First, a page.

Federal ban ignites rush on old-style light bulbs

Some Winnipeggers are stocking up on standard light bulbs after a federal ban went into effect on New Year's Day.

Federal ban ignites rush on old-style light bulbs

8 years ago
Duration 1:53
Some Winnipeggers are stocking up on standard light bulbs after a federal ban went into effect on New Year's Day. 1:53

Some Winnipeggers are stocking up on standard light bulbs after a federal ban went into effect on New Year's Day.

The ban, aimed at improving efficiency, means light bulb manufacturers can no longer supply the Canadian market with 75-watt and 100-watt incandescent bulbs.

Retailers, however, can sell whatever stock they have left.

How they work

  • Incandescents — work by heating a filament inside a tube until it is white hot and gives off light. But more than 90 per cent of the energy involved in that process escapes as heat.
  • Fluorescent bulbs — Use only a small amount of electricity to excite the gas (mercury vapour) inside the tube. The gas then gives off invisible ultraviolet light, which bounces off the phosphor coating inside the bulb to produce visible light.

The 40-watt and 60-watt incandescent bulbs have one more year before they are added to the banned list.

After that, the only option left will be compact fluorescent lamps (CFL bulbs) and light-emitting diodes (LED bulbs).

The ban is expected to reduce greenhouse gas emissions by more than six million tonnes a year and save homeowners about $60 annually in electricity costs.

A store clerk who works in the electrical department at the Home Hardware in Selkirk, Man., said the old bulbs have been flying off the shelves.

In fact, the store is completely sold out of the 60-watt and 100-watt bulbs.

"[There's been] just a rush on them. I know folks who have their little basement closets right filled to the top of the old incandescent bulbs," the clerk said.

The clerk, who didn't want his name used, said customers don't like the colour of the new bulbs and say they can't be put into an enclosed fixture.

They also telling him the other bulbs are too expensive, even though they use a fraction of the electricity and last much longer.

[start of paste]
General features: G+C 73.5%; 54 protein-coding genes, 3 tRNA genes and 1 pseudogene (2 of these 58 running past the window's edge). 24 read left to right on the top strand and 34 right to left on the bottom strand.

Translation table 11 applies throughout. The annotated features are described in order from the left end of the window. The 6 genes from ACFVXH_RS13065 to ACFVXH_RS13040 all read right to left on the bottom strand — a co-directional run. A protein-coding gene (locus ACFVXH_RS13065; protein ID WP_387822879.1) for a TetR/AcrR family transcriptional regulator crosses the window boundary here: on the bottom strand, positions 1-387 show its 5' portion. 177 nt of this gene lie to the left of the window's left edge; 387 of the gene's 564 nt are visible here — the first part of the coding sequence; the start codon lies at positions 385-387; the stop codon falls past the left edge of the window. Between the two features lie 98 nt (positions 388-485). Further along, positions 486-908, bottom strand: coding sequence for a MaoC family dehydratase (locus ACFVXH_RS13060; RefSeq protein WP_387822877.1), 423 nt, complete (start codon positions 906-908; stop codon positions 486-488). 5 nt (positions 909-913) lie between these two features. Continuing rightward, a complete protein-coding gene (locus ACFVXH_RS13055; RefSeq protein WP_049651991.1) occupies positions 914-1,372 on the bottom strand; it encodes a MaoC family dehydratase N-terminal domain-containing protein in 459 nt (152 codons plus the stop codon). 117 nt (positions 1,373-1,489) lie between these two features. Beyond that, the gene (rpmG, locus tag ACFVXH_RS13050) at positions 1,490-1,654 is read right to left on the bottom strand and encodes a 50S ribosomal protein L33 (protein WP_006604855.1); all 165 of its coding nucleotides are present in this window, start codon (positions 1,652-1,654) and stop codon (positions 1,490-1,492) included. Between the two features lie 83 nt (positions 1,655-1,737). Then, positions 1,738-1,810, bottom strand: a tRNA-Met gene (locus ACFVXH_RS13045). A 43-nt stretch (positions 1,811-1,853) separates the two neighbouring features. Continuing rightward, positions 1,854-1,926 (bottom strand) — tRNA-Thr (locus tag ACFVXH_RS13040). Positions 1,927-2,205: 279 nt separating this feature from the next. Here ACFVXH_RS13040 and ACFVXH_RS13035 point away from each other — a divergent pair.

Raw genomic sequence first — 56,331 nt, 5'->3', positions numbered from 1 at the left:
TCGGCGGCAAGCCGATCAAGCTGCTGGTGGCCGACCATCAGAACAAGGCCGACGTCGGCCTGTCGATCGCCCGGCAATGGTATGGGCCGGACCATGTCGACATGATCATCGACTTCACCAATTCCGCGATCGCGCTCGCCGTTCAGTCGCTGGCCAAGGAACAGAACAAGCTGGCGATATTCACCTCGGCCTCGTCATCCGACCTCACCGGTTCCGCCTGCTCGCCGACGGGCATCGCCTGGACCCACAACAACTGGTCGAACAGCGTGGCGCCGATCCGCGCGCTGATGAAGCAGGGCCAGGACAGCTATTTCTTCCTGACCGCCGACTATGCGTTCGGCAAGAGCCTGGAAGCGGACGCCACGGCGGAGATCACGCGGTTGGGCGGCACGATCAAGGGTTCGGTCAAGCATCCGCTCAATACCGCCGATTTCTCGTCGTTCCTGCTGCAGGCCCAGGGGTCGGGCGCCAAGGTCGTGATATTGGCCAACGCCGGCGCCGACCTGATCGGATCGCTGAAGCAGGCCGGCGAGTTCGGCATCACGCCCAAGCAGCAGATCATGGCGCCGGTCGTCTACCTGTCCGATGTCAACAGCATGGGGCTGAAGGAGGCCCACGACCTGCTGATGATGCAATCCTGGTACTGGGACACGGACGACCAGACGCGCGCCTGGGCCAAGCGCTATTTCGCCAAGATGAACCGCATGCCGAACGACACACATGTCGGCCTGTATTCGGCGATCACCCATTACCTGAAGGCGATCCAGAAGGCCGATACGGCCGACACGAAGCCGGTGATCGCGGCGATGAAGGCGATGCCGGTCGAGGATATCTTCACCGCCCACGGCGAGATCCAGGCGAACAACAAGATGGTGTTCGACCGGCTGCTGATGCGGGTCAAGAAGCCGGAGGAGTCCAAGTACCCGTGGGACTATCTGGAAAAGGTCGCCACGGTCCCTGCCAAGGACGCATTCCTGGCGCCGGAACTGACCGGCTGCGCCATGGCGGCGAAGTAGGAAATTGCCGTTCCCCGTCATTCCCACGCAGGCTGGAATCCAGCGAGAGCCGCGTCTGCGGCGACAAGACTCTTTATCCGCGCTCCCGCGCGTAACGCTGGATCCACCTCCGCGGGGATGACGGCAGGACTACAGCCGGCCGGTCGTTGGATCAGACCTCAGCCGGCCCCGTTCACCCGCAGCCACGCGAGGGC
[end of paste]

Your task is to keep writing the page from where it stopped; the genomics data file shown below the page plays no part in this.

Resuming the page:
Incandescent bulbs run at 60 cents apiece while the CFL bulbs cost about $2.50 to $4 apiece. The LEDs are about $20 per bulb.

Hazardous mercury

While many people complain about the glow from the CFLs and LEDs, the biggest knock is against the CFLs and the concern about mercury inside them.

Chronic exposure to mercury — a naturally occurring element and a known neurotoxin — can damage the brain, spinal cord, kidneys and liver.

"Mercury can impair the ability to feel, see, move and taste and can cause numbness and tunnel vision. Long-term exposure can lead to progressively worse symptoms and ultimately personality changes, stupor and in extreme cases, coma or death," according to Health Canada.

Further, Health Canada says recent research suggests that even at low levels, mercury can have adverse health impacts on the cardiovascular and immune system.

While no mercury is released when the bulbs are in use, taking precautions when throwing them out is important.

The U.S. Environmental Protection Agency estimates that three per cent of the total mercury in discarded fluorescent lamps is released to the atmosphere when they break during transportation to a disposal facility. Other researchers estimate emissions are as high as 17 per cent.

If a fluorescent bulb ends up in a landfill, the mercury can leech into the surrounding soil or be released into the atmosphere. If it is incinerated, the amount of mercury released into the atmosphere may be higher, according to Health Canada.

While fluorescent bulbs contain about five milligrams of mercury — less than in a watch battery, according to Natural Resources Canada — Health Canada recommends that items containing mercury be treated as hazardous waste.